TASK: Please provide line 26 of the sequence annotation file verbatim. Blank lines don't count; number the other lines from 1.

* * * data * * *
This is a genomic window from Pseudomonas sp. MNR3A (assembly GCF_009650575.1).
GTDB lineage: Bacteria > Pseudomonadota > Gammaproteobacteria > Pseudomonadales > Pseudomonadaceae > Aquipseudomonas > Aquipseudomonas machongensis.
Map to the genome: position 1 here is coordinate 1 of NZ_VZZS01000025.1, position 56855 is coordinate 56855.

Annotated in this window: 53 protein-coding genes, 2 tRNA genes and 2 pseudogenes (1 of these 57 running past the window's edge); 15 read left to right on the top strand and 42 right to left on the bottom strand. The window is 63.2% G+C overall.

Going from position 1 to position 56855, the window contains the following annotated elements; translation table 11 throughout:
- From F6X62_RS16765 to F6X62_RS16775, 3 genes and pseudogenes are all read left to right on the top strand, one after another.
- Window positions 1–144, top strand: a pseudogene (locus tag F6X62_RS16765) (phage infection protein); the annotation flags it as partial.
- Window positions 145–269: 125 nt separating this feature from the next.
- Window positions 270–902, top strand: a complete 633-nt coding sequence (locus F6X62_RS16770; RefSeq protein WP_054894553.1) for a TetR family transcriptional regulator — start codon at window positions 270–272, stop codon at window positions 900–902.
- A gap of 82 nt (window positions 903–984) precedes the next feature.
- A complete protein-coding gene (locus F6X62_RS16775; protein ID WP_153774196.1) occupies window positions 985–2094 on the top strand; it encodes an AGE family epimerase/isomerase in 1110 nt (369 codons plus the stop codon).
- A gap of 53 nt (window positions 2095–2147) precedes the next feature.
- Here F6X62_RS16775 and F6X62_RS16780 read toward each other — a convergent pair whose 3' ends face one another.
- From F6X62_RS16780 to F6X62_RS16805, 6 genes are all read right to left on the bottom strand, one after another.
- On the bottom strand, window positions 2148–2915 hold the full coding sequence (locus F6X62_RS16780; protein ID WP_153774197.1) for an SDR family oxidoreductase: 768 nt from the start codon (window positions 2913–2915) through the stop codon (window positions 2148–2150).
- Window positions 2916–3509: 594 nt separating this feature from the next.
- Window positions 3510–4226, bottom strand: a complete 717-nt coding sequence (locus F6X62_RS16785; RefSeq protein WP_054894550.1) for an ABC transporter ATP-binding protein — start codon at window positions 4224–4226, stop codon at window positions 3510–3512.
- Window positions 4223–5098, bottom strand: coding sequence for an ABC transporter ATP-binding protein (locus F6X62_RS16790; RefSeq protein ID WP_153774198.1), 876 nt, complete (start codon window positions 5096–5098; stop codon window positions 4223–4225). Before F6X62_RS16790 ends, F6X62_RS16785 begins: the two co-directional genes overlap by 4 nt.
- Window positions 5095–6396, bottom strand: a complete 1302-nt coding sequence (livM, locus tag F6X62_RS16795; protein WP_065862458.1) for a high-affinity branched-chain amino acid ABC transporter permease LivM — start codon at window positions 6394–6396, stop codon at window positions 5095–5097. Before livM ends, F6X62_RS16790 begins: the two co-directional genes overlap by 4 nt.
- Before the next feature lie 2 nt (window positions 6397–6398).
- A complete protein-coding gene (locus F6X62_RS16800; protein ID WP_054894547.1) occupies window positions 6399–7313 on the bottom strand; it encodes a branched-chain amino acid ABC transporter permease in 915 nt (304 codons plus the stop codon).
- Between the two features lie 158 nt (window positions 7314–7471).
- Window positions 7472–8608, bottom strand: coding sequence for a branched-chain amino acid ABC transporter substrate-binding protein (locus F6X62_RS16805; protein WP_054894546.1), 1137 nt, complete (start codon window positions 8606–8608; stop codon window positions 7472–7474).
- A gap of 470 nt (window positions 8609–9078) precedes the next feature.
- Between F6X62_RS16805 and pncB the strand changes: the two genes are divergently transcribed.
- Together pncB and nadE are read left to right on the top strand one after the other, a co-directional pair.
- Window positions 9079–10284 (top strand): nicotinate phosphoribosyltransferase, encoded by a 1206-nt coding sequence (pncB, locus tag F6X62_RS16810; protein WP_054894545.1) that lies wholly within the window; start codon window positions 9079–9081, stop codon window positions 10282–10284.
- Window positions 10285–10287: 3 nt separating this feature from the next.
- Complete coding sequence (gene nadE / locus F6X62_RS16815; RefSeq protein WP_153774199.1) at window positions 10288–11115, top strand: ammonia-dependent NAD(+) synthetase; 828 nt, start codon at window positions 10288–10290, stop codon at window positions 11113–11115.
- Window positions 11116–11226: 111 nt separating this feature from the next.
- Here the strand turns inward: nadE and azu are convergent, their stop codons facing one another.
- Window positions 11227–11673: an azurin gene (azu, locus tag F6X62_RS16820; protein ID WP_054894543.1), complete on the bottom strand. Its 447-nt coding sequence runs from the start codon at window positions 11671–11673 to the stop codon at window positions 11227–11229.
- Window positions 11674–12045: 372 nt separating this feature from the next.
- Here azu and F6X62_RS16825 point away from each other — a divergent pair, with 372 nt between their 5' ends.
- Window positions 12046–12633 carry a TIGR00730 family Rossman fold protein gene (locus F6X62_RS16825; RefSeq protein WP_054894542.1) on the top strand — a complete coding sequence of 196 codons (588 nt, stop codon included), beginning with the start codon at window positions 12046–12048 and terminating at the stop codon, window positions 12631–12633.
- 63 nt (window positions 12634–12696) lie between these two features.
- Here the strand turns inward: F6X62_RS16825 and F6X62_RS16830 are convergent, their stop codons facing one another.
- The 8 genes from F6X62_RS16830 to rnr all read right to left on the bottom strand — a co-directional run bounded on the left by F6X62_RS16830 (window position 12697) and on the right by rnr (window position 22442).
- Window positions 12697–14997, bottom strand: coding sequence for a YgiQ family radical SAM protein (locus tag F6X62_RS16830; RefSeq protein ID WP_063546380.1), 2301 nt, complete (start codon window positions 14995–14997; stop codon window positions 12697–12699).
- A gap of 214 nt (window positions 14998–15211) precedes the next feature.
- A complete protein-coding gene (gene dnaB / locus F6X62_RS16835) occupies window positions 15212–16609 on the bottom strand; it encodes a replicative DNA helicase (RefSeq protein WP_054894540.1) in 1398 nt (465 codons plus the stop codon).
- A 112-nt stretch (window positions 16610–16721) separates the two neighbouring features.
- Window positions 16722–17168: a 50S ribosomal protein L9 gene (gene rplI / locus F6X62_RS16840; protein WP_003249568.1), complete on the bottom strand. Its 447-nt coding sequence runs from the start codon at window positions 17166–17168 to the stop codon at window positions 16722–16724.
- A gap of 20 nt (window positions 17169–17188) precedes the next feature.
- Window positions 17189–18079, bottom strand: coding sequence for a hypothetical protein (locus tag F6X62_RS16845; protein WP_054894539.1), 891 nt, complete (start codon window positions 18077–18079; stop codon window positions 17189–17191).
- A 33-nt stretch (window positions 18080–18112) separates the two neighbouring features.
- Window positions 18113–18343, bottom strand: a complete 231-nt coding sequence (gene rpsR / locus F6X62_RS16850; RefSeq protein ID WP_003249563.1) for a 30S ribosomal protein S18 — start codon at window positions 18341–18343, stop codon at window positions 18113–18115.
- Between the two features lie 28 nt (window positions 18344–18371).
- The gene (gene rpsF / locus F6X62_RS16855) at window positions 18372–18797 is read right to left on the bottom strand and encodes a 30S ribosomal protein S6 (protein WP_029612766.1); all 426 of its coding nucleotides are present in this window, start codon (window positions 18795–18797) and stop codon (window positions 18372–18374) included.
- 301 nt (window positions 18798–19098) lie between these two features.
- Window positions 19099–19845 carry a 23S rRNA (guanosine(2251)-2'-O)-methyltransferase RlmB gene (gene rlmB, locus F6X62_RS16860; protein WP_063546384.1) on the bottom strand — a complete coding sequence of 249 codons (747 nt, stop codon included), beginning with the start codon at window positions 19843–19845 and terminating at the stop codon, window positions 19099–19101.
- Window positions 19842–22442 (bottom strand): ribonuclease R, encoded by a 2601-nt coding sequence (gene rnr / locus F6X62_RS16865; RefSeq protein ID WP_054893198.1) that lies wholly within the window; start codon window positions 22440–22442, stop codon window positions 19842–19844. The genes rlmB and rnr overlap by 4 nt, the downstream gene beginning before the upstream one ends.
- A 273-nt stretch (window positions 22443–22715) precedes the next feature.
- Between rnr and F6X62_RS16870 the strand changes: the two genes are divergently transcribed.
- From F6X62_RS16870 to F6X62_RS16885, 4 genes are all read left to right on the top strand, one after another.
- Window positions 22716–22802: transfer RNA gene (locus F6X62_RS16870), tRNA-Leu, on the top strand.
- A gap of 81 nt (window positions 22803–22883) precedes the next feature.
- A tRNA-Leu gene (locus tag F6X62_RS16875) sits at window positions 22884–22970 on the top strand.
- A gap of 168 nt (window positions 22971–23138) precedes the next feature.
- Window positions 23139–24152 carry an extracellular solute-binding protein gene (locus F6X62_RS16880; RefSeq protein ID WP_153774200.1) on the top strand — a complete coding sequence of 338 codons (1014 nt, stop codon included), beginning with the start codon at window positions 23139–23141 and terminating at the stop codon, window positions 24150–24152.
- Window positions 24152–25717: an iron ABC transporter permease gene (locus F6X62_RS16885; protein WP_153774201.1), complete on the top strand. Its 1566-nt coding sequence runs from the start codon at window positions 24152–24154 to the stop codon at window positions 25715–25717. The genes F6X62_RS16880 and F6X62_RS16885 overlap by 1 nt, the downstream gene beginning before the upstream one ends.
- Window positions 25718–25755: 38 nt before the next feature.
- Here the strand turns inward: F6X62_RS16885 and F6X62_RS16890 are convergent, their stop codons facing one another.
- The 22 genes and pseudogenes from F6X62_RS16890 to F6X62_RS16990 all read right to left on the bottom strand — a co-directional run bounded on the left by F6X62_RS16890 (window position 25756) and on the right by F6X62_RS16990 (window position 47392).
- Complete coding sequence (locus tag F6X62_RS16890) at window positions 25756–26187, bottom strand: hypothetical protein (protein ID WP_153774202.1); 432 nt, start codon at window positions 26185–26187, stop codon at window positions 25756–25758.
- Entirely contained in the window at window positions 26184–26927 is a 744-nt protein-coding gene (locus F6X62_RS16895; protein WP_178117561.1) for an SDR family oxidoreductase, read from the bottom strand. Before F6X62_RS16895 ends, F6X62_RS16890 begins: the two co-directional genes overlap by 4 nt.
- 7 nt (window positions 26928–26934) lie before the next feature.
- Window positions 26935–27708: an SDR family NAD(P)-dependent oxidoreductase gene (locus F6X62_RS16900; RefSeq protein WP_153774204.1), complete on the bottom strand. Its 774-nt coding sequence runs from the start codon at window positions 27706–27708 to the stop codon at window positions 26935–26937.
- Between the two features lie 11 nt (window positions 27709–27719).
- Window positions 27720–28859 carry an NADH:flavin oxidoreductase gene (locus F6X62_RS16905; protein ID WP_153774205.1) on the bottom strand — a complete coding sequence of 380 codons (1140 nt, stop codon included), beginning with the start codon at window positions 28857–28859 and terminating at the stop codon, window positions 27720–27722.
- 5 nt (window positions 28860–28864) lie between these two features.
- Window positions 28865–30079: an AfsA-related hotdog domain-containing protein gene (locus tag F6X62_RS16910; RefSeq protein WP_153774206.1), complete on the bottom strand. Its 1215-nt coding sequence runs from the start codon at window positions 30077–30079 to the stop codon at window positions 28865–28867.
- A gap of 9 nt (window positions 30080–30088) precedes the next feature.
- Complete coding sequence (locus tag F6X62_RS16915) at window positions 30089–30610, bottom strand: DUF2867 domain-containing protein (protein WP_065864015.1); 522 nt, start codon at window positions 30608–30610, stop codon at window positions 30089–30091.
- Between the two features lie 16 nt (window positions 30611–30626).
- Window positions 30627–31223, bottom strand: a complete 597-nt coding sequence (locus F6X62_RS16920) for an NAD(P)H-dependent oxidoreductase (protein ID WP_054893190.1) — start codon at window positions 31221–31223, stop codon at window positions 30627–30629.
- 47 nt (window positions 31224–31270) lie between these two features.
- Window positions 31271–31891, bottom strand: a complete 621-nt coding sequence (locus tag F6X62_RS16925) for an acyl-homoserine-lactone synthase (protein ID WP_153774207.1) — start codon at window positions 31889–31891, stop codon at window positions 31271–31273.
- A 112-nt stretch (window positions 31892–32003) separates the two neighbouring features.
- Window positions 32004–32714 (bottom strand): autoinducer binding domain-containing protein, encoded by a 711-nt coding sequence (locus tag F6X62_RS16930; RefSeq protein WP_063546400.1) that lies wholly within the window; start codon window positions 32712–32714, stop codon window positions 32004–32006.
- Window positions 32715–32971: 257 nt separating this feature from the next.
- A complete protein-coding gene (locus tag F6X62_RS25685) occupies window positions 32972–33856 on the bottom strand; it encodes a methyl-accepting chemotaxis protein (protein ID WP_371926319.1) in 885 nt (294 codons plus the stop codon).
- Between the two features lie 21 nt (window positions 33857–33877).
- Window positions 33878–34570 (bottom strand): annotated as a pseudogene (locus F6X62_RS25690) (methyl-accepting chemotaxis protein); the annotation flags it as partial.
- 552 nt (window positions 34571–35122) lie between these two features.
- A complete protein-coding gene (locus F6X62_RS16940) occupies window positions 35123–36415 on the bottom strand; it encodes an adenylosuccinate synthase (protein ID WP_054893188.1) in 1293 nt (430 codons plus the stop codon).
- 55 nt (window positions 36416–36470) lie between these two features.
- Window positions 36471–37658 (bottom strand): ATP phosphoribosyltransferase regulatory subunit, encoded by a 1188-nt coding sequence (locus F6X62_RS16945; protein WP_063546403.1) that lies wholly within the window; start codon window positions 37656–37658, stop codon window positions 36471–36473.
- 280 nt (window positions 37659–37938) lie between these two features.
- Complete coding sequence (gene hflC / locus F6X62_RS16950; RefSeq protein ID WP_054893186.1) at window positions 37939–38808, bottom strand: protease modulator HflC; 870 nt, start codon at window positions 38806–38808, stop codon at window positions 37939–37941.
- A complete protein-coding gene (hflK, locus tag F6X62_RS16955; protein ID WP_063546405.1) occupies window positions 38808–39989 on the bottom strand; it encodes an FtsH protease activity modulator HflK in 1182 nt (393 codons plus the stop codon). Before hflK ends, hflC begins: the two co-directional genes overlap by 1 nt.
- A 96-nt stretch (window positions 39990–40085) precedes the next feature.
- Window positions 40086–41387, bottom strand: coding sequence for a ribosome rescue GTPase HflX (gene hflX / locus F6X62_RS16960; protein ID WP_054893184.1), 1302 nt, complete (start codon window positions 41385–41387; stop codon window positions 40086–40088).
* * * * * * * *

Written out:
- Together pncB and nadE are read left to right on the top strand one after the other, a co-directional pair.